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An Estate Plan or a Wealth Transfer Strategy?

Basic estate planning documents may not communicate your intentions.

There are three degrees of estate planning: advanced, basic, and none at all. Basic is better than none, but elementary estate planning can still leave something to be desired. While appropriate documents may be in place, they may not be able to fully convey what you really want to do with your estate.

Have you communicated your wishes to your heirs, in writing? Cut-and-dried, boilerplate legal forms will hardly do this for you.

In a wealth transfer strategy (as opposed to a basic, generic estate plan), you share your values and goals in addition to your assets. You hand down your wealth with purpose, noting to your beneficiaries and heirs what should be done with it. You also let them know how long the transfer of assets may take. This way, expectations are set, and you reduce the risk of your beneficiaries and heirs being unpleasantly surprised.

Are your heirs prepared to inherit your wealth? Prepare them as best you can during your lifetime. Introduce them to the financial, tax, and insurance professionals who have helped you through the years; they should know how to contact these professionals, and they should value their wisdom.

Explain the “why” of your estate planning decisions. For example, if you intend to transfer assets to heirs or charity through a living trust, a charitable remainder trust, or a qualified charitable distribution from an IRA, share the logic behind the move.

Also, let your heirs know that your wealth transfer strategy is dynamic. It can change. Five or ten years from now, you may have more or less wealth than you currently do, and life events may come along and prompt changes to your estate planning documents. Speaking of communication, this leads to a third, important aspect of a wealth transfer strategy.

Have you double-checked things? Look at your beneficiary forms and other estate planning documents. Are they up to date?

When a beneficiary form is out of date, it can invite problems – because legally, the instructions on a beneficiary form can overrule a will bequest. What if the named beneficiary is dead, and the contingent beneficiary is dead as well? What if your named beneficiary is estranged or divorced from you? In such instances, the asset may not transfer to whom you wish after you pass away. Looking at the wealth transfer process from another angle, you also want to make sure you have an executor who is of sound mind and who has the potential to remain lucid and reasonably healthy for years to come.1

A basic estate plan is better than procrastination. A bona fide wealth transfer strategy is even better. Involving your heirs in its creation, refinement, and implementation may help you guide your wealth into the future in accordance with your goals.

 

Citations.
1 – thebalance.com/why-beneficiary-designations-override-your-will-2388824 [8/28/17]

This information should not be construed as investment, tax or legal advice and may not be relied on for the purpose of avoiding any Federal tax penalty. All information is believed to be from reliable sources; however we make no representation as to its completeness or accuracy. All economic and performance data is historical and not indicative of future results. Market indices discussed are unmanaged. Investors cannot invest in unmanaged indices. The publisher is not engaged in rendering legal, accounting or other professional services. If assistance is needed, the reader is advised to engage the services of a competent professional. This material was prepared by MarketingLibrary.Net Inc., for Mark Lund, Mark is known as a Wealth Advisor, The 401k Advisor, Investor Coach, The Financial Advisor, The Financial Planner and author of The Effective Investor. Mark offers investment advisory services through Stonecreek Wealth Advisors, Inc. an independent, fee-only, Registered Investment Advisor firm providing investment and retirement planning for individuals and 401k consulting for small businesses. Stonecreek is located in Salt Lake City, Murray City, West Jordan City, Sandy City, Draper City, South Jordan City, Provo City, Orem City, Lehi City, Highland City, Alpine City, and American Fork City in Utah.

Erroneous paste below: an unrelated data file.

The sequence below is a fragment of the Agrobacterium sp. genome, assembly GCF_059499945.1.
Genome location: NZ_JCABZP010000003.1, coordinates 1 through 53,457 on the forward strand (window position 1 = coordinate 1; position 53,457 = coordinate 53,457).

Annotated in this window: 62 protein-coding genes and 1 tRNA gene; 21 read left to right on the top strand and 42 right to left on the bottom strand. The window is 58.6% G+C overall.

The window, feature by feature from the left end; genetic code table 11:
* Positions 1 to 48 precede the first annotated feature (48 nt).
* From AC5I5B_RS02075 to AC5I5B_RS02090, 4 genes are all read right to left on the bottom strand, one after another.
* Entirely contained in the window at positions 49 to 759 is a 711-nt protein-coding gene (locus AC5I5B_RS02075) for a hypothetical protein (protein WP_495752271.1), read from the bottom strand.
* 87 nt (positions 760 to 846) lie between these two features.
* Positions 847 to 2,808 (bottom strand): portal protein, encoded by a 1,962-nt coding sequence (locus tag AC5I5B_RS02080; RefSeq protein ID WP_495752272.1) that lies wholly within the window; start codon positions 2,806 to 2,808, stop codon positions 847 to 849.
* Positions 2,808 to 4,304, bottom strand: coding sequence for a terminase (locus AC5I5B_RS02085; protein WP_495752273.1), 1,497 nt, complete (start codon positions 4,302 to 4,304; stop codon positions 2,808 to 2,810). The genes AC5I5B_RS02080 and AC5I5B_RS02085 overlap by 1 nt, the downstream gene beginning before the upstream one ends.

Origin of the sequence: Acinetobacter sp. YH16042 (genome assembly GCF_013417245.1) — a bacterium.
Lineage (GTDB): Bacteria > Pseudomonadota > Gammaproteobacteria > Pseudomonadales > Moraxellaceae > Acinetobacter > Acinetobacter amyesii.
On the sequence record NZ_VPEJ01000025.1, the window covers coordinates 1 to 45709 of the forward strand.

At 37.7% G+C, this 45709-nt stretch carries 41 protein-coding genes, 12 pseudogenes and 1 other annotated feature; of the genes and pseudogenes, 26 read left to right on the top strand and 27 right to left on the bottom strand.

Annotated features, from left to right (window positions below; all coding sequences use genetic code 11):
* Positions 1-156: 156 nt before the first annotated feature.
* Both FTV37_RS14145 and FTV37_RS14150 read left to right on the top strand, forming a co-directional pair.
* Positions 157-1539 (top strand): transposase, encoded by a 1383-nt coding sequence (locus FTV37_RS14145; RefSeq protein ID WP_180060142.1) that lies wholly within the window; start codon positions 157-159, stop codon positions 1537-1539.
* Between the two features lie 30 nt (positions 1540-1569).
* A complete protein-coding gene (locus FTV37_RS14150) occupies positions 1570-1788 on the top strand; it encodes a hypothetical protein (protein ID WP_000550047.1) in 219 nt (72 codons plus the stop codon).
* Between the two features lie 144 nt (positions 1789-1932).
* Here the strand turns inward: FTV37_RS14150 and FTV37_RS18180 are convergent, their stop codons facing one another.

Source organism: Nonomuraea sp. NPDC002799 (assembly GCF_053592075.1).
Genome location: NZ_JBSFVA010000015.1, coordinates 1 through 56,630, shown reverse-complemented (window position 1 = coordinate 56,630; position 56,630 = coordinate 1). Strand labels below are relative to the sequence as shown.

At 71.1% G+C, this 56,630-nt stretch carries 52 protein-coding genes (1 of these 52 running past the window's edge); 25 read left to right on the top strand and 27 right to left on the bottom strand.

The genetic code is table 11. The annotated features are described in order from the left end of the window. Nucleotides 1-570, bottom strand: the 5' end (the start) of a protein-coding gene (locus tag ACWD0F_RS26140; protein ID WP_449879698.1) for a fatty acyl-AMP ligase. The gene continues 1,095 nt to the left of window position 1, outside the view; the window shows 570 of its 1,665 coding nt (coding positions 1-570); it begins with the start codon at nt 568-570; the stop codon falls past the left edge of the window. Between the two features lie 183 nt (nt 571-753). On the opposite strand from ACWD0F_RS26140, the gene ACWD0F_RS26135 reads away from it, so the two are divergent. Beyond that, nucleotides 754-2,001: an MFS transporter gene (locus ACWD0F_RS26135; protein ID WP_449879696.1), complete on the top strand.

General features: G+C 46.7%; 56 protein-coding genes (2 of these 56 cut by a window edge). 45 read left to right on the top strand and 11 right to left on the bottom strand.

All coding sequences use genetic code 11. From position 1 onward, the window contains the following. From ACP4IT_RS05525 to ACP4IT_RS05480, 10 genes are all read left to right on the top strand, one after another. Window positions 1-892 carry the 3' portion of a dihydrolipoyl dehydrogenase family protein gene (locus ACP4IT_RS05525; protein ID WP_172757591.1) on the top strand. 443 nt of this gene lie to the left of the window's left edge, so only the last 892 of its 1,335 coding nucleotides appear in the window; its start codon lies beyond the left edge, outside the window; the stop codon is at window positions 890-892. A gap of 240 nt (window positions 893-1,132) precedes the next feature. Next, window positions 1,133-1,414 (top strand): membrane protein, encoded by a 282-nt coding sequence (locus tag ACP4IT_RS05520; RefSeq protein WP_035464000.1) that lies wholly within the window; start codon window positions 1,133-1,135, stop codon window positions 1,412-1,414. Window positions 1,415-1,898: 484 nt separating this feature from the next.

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About the Author ()

Mark K. Lund is the Chief Advisor, CEO, and author of The Effective Investor. He has written articles for or been quoted in: The Wall Street Journal, The Salt Lake Tribune, The Enterprise Newspaper, The Utah Business Connect Magazine, and Newsmax.com, just to name a few.  Mark publishes two newsletters called, “The Mark Lund Growth Report" and "Mark Lund on Money.”  Mark regularly provides CE (continuing education) courses for CPA’s. You may also have seen him on KUTV channel 2, or as a guest speaker at a local association or business.  Mark's focus is to help people with their investments and retirement plans. In Mark’s spare time he enjoys riding his dirt bike, playing with his kids, fishing, reading, writing, and going on walks with his best friend, his wife. To learn more about Mark please visit his personal website at www.TheEffectiveInvestor.com

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